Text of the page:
Anti-slavery societies set up by women were called Ladies Associations. By the 1820s, women were some of the most fervent supporters of the abolitionist movement though they tended to focus on the more domestic aspects of the campaign, advocating, for example, the boycott of sugar.
Campaigning with the hope to influence a vote.
An image or icon associated with a particular group or cause.
Paranoia about revolutionary ideas became widespread during the Napoleonic wars. To counter radicalism, the government encouraged the setting up of reactionary societies to encourage conservative and patriotic values. In some extreme cases, societies also tried to hunt down and destroy subversive literature.
The voyage of slave ships from the west coast of West Africa carrying slaves to the Americas and the Caribbean.
A leaflet or short, bound booklet. As they were cheaper to produce and bind than a book, pamphlets were often used by campaigners or those with a political, social or religious idea. They were ideal for communicating with a wide range of people.
Fear or anxiety about the occurrence of a particular event.
A formal written request or application, especially one signed by many people, to a particular individual or group, for example, a government.
Being devoted to one's country.
The general name given to land cultivated by slaves for a plantation owner. A plantation would grow crops such as cotton, coffee, tobacco and sugar.
The owner of a plantation in the West Indies where slaves worked. Many planters were absentee owners - they kept estates in the West Indies but rarely went there and lived in Britain.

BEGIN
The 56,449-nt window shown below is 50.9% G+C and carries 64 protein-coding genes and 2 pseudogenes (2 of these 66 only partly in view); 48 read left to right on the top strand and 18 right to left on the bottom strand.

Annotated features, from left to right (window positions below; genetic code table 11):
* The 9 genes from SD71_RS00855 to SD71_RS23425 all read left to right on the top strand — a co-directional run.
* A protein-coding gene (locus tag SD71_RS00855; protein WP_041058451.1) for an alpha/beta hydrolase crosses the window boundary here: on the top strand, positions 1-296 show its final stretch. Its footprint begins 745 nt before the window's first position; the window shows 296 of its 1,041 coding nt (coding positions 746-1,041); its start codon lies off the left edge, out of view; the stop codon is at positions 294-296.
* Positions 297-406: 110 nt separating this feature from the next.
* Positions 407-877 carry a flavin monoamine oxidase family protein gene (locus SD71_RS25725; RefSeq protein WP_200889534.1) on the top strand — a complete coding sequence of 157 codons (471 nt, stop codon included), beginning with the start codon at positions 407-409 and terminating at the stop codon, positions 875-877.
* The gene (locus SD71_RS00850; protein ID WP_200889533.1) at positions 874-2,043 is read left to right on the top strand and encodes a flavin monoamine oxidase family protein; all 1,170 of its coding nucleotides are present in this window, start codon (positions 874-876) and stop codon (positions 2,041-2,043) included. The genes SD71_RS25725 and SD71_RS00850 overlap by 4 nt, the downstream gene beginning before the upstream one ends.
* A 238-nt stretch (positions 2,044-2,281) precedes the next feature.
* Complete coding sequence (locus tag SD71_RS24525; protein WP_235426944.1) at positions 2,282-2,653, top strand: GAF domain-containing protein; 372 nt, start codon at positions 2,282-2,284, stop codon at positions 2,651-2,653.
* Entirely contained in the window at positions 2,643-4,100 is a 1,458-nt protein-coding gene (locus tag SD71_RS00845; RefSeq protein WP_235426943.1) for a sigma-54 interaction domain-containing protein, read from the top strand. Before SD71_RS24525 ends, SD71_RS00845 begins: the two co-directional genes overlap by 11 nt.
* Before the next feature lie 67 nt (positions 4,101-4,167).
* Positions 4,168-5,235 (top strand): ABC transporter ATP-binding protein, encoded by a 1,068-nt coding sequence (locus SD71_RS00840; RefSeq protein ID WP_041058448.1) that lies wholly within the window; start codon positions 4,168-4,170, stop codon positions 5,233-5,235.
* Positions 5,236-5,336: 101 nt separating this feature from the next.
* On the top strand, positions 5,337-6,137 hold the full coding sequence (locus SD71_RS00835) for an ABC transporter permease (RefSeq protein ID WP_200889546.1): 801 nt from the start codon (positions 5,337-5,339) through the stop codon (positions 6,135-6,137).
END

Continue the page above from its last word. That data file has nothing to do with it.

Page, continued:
The publication of resources and ideas designed to encourage a particular and specific response.
Individuals who supported the slave trade and wished for it to continue might be called 'pro-slavery'. Often, these individuals would have an economic interest in slavery.
Quakers are members of a Christian religious sect known as the Society of Friends, founded in the 17th century. Quakers were non-conformist - they did not follow the rituals or liturgy of the Church of England. While free to practice their beliefs, Quakers were often marginalised in 18th century society. They supported the abolition of slavery long before it became a popular mainstream cause. Most of the members of the 1787 Committee were Quakers and the national network of Quakers helped spread the campaign all over the country.
In a late 18th century context, radicals were seen as people who held non-conventional opinions, usually advocating drastic reform of the political, social or religious status quo). Supporters of the French Revolution were often called radicals. In the 1790s, radical societies sprang up in many British towns, inspired by ideas of revolution. Supporters of democracy were also radical, as were supporters of rights for women. Even though Wilberforce denied it, abolitionists were very much part of this climate of radicalism.
To resist something is to oppose it.
An uprising or rebellion against the established ruler or law.
Rights of Man
A book by Thomas Paine arguing for popular democracy. In 1791, his ideas were considered dangerously subversive and even treasonable.
A method of speech, writing or artistic expression intended to be sarcastic, ironic or to provoke ridicule.
A religious group.
The term refers to the parts of America first discovered by European explorers, so called because they were initially believed to be part of Asia. They consist of the islands of the Caribbean sea, also known as the Antilles.
West Indies Planters Lobby
A group of property owners brought together to defend their financial interest in the West Indies slave trade. They included plantation owners, merchants, ship owners and bankers. Many of the wealthiest men in the UK had some economic interest in the slave trade.
A method of illustrating books which had been used since the 15th century when books were first printed. A design is carved into a wooden block, leaving the design in relief. This can then be stamped onto paper.